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The Effects on Dehydration & Body Temperature During Exercise

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Hypohydration and Hyperthermia Impair Neuromuscular Control after Exercise.
Medicine & Science in Sports & Exercise, American College of Sports Medicine. Nov 2012.

Purpose of study: To evaluate the effects of dehydration and high body temperature during exercise on movement technique and balance.

Introduction: Lower extremity musculoskeletal injuries such as ankle sprains or pulled calf muscles due to sport and physical activity are extremely common and costly. Besides being associated with great financial costs, these injuries are also associated with devastating long-term consequences, such as the early development of osteoarthritis or constant discomfort. These consequences demonstrate the need for effective injury prevention. The first step towards effective lower extremity injury prevention is identifying and understanding the risk factors for injury. Previous schools of thought have suggested that fatigue may be the significant risk factor to injury. However, all previous studies in the matter have not isolated the three factors of dehydration, high body temperature and fatigue to accurately access the risk.

In this study we isolated four quadrants of athletes and fatigued all athletes equally to access the effects of both dehydration and hot body temperature on movement and balance.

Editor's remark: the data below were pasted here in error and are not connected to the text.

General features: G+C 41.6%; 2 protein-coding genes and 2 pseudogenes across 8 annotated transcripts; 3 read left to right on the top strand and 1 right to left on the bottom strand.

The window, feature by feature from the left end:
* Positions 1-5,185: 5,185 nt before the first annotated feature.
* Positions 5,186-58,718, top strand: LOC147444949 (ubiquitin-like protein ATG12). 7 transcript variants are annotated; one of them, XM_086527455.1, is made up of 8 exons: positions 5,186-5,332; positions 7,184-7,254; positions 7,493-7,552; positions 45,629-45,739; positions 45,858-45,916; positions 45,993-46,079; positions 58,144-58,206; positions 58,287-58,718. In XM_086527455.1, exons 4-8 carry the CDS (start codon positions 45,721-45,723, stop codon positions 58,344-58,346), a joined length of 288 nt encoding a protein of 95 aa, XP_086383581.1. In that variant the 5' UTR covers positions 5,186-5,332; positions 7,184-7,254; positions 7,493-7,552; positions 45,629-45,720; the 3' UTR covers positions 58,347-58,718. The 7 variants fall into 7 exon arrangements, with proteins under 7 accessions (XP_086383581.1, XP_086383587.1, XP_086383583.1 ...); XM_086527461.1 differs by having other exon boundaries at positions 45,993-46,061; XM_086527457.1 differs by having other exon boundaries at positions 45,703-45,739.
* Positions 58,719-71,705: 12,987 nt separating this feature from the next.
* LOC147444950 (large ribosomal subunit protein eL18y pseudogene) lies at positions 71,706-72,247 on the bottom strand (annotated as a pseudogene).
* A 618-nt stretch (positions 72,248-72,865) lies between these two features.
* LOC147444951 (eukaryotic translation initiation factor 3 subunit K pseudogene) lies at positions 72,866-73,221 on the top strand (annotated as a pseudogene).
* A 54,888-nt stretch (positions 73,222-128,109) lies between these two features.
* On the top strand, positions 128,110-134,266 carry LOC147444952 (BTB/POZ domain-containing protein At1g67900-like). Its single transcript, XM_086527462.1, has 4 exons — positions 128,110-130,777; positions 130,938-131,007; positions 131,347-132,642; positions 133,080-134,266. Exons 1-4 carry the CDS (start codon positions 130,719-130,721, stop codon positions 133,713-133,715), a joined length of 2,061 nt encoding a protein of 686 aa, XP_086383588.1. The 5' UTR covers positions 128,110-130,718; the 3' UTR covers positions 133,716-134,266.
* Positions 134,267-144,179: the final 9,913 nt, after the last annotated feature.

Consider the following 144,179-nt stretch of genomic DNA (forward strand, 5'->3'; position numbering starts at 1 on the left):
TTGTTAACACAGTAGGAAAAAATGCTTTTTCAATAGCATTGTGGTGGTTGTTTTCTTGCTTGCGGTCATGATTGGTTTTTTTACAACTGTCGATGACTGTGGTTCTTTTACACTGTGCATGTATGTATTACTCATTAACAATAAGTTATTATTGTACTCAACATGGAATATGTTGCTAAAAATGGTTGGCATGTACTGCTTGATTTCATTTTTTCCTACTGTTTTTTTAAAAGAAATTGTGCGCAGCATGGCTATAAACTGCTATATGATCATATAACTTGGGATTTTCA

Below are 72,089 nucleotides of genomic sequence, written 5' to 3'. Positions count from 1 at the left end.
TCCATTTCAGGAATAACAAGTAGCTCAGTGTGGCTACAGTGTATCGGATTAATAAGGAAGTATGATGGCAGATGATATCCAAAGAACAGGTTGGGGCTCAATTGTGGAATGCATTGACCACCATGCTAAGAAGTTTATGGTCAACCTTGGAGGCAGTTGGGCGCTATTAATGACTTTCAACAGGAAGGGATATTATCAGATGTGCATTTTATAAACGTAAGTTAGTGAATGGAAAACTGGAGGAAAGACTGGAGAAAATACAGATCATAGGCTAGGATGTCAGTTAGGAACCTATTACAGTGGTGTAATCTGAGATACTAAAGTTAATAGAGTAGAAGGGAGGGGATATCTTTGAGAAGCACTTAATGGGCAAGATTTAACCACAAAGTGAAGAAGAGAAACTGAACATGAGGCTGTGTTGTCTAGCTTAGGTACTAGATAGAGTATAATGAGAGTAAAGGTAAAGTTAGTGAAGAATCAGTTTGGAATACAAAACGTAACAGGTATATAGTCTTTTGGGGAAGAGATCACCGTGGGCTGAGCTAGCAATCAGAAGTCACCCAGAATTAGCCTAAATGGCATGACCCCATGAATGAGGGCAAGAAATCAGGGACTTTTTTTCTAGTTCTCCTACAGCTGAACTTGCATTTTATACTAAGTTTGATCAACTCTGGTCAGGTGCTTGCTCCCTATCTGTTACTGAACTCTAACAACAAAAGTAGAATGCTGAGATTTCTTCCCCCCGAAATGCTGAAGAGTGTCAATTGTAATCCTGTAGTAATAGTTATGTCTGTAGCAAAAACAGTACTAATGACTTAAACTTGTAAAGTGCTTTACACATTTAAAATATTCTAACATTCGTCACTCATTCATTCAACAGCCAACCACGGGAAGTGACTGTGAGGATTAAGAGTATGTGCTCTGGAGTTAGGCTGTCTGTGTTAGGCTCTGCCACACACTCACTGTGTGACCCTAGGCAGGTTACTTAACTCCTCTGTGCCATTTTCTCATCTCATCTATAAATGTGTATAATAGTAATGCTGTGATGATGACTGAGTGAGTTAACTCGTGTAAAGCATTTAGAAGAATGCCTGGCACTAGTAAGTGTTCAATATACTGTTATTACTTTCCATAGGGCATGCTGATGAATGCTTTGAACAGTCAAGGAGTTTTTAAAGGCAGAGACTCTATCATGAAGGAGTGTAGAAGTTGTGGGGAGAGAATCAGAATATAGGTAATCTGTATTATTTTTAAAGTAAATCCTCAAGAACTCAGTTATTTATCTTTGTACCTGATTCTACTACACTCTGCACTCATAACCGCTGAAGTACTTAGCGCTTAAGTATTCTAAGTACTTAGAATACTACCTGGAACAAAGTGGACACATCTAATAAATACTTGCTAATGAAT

1. Cool Body Temperature and Properly Hydrated
  2. Hot Body Temperature and Properly Hydrated
  3. Cool Body Temperature and Dehydrated
  4. Hot Body Temperature and Dehydrated

Discussion: Movement technique and balance have been shown to be risk factors for lower extremity injury. The most important finding of this study was that movement technique during a landing task is negatively affected when an individual is dehydrated and hyperthermic (high body temperature). However, exercising in a hot environment or while dehydrated does not independently alter neuromuscular control, as measured by movement technique or balance ability. These findings emphasize the need for proper hydration during exercise in hot environments in order to reduce the risk of injury.

Conclusions: Dehydration during exercise in the heat impairs neuromuscular control. These findings suggest that physical activity in the heat while dehydrated may affect parameters associated with a higher risk of injury. Make sure to stay hydrated if you are exercising, especially if it is in the heat.

Read the full study for more information on the methods used and the documented results: Hypohydration and Hyperthermia Impair Neuromuscular Control after Exercise.

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